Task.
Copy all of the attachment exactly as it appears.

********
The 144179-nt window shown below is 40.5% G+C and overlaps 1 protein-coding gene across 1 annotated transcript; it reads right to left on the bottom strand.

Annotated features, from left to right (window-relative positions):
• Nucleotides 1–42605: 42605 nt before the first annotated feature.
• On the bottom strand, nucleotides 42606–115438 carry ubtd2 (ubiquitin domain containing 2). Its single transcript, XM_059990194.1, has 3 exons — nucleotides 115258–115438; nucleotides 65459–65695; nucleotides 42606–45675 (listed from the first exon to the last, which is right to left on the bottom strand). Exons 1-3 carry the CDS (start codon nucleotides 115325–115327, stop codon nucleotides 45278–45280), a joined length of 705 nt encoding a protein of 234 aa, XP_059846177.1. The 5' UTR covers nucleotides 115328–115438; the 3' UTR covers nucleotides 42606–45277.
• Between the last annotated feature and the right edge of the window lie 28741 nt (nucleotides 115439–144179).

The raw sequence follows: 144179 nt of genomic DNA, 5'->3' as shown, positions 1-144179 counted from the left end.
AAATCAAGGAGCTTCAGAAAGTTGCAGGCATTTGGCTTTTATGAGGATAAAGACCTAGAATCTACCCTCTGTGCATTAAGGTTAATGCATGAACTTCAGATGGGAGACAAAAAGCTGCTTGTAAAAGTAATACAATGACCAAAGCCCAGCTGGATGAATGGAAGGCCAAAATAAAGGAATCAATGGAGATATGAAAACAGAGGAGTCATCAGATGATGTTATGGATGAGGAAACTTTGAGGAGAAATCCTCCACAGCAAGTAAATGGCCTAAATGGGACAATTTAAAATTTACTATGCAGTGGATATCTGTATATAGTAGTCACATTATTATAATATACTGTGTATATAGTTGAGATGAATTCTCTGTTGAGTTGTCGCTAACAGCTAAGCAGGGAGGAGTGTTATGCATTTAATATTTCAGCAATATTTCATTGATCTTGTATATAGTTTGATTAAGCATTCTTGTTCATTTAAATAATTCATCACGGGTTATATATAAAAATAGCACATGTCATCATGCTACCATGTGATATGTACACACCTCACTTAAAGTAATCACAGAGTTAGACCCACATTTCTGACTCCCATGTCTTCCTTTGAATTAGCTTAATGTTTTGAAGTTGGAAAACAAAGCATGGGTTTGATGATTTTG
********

The 144179-nt window shown below is 40.5% G+C and overlaps 1 protein-coding gene across 1 annotated transcript; it reads right to left on the bottom strand.

Annotated features, from left to right (window-relative positions):
• Nucleotides 1–42605: 42605 nt before the first annotated feature.
• On the bottom strand, nucleotides 42606–115438 carry ubtd2 (ubiquitin domain containing 2). Its single transcript, XM_059990194.1, has 3 exons — nucleotides 115258–115438; nucleotides 65459–65695; nucleotides 42606–45675 (listed from the first exon to the last, which is right to left on the bottom strand). Exons 1-3 carry the CDS (start codon nucleotides 115325–115327, stop codon nucleotides 45278–45280), a joined length of 705 nt encoding a protein of 234 aa, XP_059846177.1. The 5' UTR covers nucleotides 115328–115438; the 3' UTR covers nucleotides 42606–45277.
• Between the last annotated feature and the right edge of the window lie 28741 nt (nucleotides 115439–144179).

The raw sequence follows: 144179 nt of genomic DNA, 5'->3' as shown, positions 1-144179 counted from the left end.
AAATCAAGGAGCTTCAGAAAGTTGCAGGCATTTGGCTTTTATGAGGATAAAGACCTAGAATCTACCCTCTGTGCATTAAGGTTAATGCATGAACTTCAGATGGGAGACAAAAAGCTGCTTGTAAAAGTAATACAATGACCAAAGCCCAGCTGGATGAATGGAAGGCCAAAATAAAGGAATCAATGGAGATATGAAAACAGAGGAGTCATCAGATGATGTTATGGATGAGGAAACTTTGAGGAGAAATCCTCCACAGCAAGTAAATGGCCTAAATGGGACAATTTAAAATTTACTATGCAGTGGATATCTGTATATAGTAGTCACATTATTATAATATACTGTGTATATAGTTGAGATGAATTCTCTGTTGAGTTGTCGCTAACAGCTAAGCAGGGAGGAGTGTTATGCATTTAATATTTCAGCAATATTTCATTGATCTTGTATATAGTTTGATTAAGCATTCTTGTTCATTTAAATAATTCATCACGGGTTATATATAAAAATAGCACATGTCATCATGCTACCATGTGATATGTACACACCTCACTTAAAGTAATCACAGAGTTAGACCCACATTTCTGACTCCCATGTCTTCCTTTGAATTAGCTTAATGTTTTGAAGTTGGAAAACAAAGCATGGGTTTGATGATTTTG